Albuquerque, NM (PRWEB) July 19, 2008 -
This summer children across the globe are experiencing three new tools to help support their internal engines. ALERT: GO FISH!, ALERT BINGO, and KEEPING ON TRACK: Alert Program® Companion Board Game are the latest resources for the "How Does Your Engine Run?" ® Alert Program® for Self-Regulation.
Developed by world-renowned occupational therapists, Mary Sue Williams and Sherry Shellenberger, this new series of games are designed as a fun and interactive way to teach children how to change how alert they feel. For over 20 years, Williams and Shellenberger have been teaching children through the use of an engine analogy what to do if they get stuck in high gear (hyped up), in low gear (lethargic), or just right (alert and attentive.) These games are sure to be favorites among children and adults.
Parents, teachers, and therapists will find these games enhance self-esteem, improve self-monitoring skills, and help children to develop and reach their full potential. The games can be played with children who have special needs, along side siblings or classmates who are typically developing. All benefit from learning "we all have engines and all do things to change how alert we feel throughout our day." When playing these games with peers, those with special needs develop a sense of belonging, where otherwise they may feel left out or misunderstood if their "engines" frequently run in high or low gear.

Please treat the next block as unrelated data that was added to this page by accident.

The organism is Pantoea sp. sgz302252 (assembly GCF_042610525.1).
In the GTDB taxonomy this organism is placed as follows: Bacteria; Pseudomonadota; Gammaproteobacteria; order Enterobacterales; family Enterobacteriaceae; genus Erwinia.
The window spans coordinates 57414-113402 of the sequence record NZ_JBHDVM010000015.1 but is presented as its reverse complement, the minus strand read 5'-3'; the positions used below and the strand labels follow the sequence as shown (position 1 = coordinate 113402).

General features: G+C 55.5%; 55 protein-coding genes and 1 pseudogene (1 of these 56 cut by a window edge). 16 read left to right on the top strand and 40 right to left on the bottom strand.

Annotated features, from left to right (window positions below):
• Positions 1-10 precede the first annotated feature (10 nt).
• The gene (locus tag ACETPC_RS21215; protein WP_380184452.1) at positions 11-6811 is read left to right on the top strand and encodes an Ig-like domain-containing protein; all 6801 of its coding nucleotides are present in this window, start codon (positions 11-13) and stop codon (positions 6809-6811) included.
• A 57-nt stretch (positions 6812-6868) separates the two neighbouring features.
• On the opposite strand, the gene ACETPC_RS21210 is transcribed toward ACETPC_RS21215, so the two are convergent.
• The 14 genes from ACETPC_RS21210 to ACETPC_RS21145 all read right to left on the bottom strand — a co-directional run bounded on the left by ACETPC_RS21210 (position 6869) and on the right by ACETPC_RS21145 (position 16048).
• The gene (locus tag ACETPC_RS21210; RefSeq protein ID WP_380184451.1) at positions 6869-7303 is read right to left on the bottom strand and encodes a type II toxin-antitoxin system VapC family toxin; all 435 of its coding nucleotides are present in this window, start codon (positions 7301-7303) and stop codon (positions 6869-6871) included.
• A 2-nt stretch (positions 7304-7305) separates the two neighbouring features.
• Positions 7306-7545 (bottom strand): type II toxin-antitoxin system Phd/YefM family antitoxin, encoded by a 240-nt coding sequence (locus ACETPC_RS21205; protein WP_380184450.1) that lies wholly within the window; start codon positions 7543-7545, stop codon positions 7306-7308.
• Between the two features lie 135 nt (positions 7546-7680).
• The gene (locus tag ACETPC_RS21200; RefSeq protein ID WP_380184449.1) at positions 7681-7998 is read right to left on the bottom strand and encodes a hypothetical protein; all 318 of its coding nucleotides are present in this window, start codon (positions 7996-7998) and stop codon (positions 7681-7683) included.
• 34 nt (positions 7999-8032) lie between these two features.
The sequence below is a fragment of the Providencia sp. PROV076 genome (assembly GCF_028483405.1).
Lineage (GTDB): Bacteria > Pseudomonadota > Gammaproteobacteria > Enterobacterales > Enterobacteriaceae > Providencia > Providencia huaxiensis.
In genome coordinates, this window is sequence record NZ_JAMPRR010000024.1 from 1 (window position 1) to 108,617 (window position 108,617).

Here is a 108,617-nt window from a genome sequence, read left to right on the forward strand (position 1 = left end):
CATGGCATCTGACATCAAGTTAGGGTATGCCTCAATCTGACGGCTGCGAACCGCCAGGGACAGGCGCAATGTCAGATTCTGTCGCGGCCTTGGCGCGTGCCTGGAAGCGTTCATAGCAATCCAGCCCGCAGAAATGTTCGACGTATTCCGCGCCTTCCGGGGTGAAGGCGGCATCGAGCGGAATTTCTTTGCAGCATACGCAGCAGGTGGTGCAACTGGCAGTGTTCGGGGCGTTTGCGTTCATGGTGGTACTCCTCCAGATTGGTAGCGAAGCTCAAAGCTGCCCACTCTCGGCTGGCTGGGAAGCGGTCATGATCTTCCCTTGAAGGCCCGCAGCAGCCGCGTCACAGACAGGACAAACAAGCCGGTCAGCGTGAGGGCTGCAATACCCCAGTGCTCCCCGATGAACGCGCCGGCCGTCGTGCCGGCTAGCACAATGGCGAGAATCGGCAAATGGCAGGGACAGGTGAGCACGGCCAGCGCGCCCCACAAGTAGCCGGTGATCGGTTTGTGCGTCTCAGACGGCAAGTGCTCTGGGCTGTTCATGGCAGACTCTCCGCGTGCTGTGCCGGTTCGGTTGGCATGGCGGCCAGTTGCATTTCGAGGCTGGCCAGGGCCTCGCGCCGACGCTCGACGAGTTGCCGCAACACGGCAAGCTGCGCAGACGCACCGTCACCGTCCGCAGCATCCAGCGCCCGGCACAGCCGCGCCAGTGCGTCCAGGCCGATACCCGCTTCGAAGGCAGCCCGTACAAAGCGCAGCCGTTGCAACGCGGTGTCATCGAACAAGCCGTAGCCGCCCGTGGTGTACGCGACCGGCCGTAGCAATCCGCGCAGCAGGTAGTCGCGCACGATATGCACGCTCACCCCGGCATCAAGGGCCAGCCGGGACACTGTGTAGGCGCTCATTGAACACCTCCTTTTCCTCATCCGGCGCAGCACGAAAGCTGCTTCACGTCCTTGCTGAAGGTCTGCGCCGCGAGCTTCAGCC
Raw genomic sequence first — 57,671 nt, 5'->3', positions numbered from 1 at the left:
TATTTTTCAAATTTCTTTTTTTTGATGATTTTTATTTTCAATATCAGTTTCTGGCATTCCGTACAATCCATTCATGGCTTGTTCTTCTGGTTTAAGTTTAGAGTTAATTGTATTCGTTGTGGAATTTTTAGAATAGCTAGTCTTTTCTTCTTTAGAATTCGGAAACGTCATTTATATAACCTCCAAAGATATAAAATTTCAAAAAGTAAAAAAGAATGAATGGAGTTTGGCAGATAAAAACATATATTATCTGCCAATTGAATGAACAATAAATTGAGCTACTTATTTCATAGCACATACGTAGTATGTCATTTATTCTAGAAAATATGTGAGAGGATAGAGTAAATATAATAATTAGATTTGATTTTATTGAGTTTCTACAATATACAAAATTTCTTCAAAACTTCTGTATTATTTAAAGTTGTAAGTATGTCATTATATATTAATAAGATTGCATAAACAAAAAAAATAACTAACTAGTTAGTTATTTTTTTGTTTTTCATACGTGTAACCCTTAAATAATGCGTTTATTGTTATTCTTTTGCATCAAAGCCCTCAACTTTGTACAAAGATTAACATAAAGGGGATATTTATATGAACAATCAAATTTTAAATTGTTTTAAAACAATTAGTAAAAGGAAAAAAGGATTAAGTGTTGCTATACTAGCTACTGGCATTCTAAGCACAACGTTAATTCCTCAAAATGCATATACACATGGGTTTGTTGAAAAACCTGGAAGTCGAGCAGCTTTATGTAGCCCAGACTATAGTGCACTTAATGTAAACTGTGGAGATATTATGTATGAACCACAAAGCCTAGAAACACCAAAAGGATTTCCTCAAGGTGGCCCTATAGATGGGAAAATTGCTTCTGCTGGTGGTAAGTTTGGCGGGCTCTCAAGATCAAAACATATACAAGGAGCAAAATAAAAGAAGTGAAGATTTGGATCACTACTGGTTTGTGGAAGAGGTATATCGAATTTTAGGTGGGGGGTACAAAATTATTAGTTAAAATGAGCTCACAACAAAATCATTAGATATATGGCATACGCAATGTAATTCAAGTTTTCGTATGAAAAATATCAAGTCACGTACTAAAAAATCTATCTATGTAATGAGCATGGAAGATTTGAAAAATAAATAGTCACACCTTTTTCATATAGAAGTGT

The three just released games can be played in home, therapy clinics, or school settings. Each game builds on the child's ability to boost their knowledge about engine speeds (their body), tools and tune-ups needed to self-regulate.
ALERT: GO FISH! incorporates fun cartoon characters of people and animals to teach children how to identify their level of alertness.
ALERT BINGO expands on the basics learned in ALERT: GO FISH! to teach children the Alert Program's five ways to change their levels of self-regulation.
KEEPING ON TRACK brings children across the finish line of independent self-regulation. The game builds up self-esteem as children race around the track of real life scenarios to brainstorm solutions to self-regulation challenges.
About the Alert Program
If you aren't familiar with the Alert Program, this easy-to-teach, practical program supports children, teachers, parents, and therapists to choose appropriate strategies to change or maintain levels of alertness through an engine analogy. Students learn what they can do before a spelling test or homework time to attain an optimal state of alertness for their tasks. Teachers learn what they can do after lunch, when their adult nervous systems are in a low state and their students are in a high alert state. Parents learn what they can do to help their child's nervous system change from a high alert state to a more appropriate low state at bedtime.
To learn more, visit our website at http://www.AlertProgram.com or call us at (877) 897-3478.